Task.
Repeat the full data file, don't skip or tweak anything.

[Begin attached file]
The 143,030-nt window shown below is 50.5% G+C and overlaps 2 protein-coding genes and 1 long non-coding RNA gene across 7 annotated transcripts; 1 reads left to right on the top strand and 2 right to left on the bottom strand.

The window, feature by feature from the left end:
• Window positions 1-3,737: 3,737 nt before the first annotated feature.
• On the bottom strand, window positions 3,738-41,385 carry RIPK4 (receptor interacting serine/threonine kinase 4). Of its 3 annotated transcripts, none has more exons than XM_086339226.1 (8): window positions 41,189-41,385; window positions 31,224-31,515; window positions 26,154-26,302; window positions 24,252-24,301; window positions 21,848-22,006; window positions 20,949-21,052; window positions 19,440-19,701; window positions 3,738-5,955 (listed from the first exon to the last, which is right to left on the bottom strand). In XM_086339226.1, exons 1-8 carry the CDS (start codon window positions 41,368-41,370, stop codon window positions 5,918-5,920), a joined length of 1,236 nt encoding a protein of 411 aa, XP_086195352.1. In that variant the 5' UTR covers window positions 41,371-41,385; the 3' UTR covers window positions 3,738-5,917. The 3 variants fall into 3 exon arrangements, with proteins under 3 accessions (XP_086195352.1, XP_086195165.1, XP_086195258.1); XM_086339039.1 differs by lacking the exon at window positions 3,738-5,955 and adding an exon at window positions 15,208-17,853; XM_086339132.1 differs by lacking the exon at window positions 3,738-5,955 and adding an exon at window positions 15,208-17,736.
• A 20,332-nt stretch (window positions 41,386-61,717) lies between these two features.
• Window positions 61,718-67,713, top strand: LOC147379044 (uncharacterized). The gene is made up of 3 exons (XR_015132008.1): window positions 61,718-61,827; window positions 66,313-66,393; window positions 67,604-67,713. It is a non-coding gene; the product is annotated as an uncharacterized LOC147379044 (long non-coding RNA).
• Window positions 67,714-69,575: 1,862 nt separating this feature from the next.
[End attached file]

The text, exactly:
The 143,030-nt window shown below is 50.5% G+C and overlaps 2 protein-coding genes and 1 long non-coding RNA gene across 7 annotated transcripts; 1 reads left to right on the top strand and 2 right to left on the bottom strand.

The window, feature by feature from the left end:
• Window positions 1-3,737: 3,737 nt before the first annotated feature.
• On the bottom strand, window positions 3,738-41,385 carry RIPK4 (receptor interacting serine/threonine kinase 4). Of its 3 annotated transcripts, none has more exons than XM_086339226.1 (8): window positions 41,189-41,385; window positions 31,224-31,515; window positions 26,154-26,302; window positions 24,252-24,301; window positions 21,848-22,006; window positions 20,949-21,052; window positions 19,440-19,701; window positions 3,738-5,955 (listed from the first exon to the last, which is right to left on the bottom strand). In XM_086339226.1, exons 1-8 carry the CDS (start codon window positions 41,368-41,370, stop codon window positions 5,918-5,920), a joined length of 1,236 nt encoding a protein of 411 aa, XP_086195352.1. In that variant the 5' UTR covers window positions 41,371-41,385; the 3' UTR covers window positions 3,738-5,917. The 3 variants fall into 3 exon arrangements, with proteins under 3 accessions (XP_086195352.1, XP_086195165.1, XP_086195258.1); XM_086339039.1 differs by lacking the exon at window positions 3,738-5,955 and adding an exon at window positions 15,208-17,853; XM_086339132.1 differs by lacking the exon at window positions 3,738-5,955 and adding an exon at window positions 15,208-17,736.
• A 20,332-nt stretch (window positions 41,386-61,717) lies between these two features.
• Window positions 61,718-67,713, top strand: LOC147379044 (uncharacterized). The gene is made up of 3 exons (XR_015132008.1): window positions 61,718-61,827; window positions 66,313-66,393; window positions 67,604-67,713. It is a non-coding gene; the product is annotated as an uncharacterized LOC147379044 (long non-coding RNA).
• Window positions 67,714-69,575: 1,862 nt separating this feature from the next.